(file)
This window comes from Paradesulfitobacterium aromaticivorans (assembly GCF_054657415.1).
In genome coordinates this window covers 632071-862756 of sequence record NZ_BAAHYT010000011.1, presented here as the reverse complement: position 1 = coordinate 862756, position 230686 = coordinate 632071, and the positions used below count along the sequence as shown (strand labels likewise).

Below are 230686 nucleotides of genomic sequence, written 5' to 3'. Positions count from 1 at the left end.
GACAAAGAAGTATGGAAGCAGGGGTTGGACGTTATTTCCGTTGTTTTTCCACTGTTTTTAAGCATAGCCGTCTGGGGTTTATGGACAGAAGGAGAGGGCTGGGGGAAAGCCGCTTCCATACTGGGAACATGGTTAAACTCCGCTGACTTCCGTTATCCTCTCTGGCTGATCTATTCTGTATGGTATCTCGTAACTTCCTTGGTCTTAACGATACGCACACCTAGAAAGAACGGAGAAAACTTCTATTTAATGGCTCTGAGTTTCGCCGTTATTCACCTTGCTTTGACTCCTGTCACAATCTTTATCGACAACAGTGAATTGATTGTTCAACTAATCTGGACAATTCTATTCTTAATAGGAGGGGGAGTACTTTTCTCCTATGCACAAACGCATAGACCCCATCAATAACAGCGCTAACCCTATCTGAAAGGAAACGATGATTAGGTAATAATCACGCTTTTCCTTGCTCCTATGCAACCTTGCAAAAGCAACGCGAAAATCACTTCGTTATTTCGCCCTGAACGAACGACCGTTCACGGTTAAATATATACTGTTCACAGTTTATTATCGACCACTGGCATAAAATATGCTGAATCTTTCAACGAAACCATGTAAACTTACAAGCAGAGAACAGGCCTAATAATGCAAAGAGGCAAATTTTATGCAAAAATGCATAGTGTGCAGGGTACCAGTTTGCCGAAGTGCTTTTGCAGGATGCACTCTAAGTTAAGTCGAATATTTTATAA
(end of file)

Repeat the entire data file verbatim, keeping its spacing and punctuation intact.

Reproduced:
This window comes from Paradesulfitobacterium aromaticivorans (assembly GCF_054657415.1).
In genome coordinates this window covers 632071-862756 of sequence record NZ_BAAHYT010000011.1, presented here as the reverse complement: position 1 = coordinate 862756, position 230686 = coordinate 632071, and the positions used below count along the sequence as shown (strand labels likewise).

Below are 230686 nucleotides of genomic sequence, written 5' to 3'. Positions count from 1 at the left end.
GACAAAGAAGTATGGAAGCAGGGGTTGGACGTTATTTCCGTTGTTTTTCCACTGTTTTTAAGCATAGCCGTCTGGGGTTTATGGACAGAAGGAGAGGGCTGGGGGAAAGCCGCTTCCATACTGGGAACATGGTTAAACTCCGCTGACTTCCGTTATCCTCTCTGGCTGATCTATTCTGTATGGTATCTCGTAACTTCCTTGGTCTTAACGATACGCACACCTAGAAAGAACGGAGAAAACTTCTATTTAATGGCTCTGAGTTTCGCCGTTATTCACCTTGCTTTGACTCCTGTCACAATCTTTATCGACAACAGTGAATTGATTGTTCAACTAATCTGGACAATTCTATTCTTAATAGGAGGGGGAGTACTTTTCTCCTATGCACAAACGCATAGACCCCATCAATAACAGCGCTAACCCTATCTGAAAGGAAACGATGATTAGGTAATAATCACGCTTTTCCTTGCTCCTATGCAACCTTGCAAAAGCAACGCGAAAATCACTTCGTTATTTCGCCCTGAACGAACGACCGTTCACGGTTAAATATATACTGTTCACAGTTTATTATCGACCACTGGCATAAAATATGCTGAATCTTTCAACGAAACCATGTAAACTTACAAGCAGAGAACAGGCCTAATAATGCAAAGAGGCAAATTTTATGCAAAAATGCATAGTGTGCAGGGTACCAGTTTGCCGAAGTGCTTTTGCAGGATGCACTCTAAGTTAAGTCGAATATTTTATAA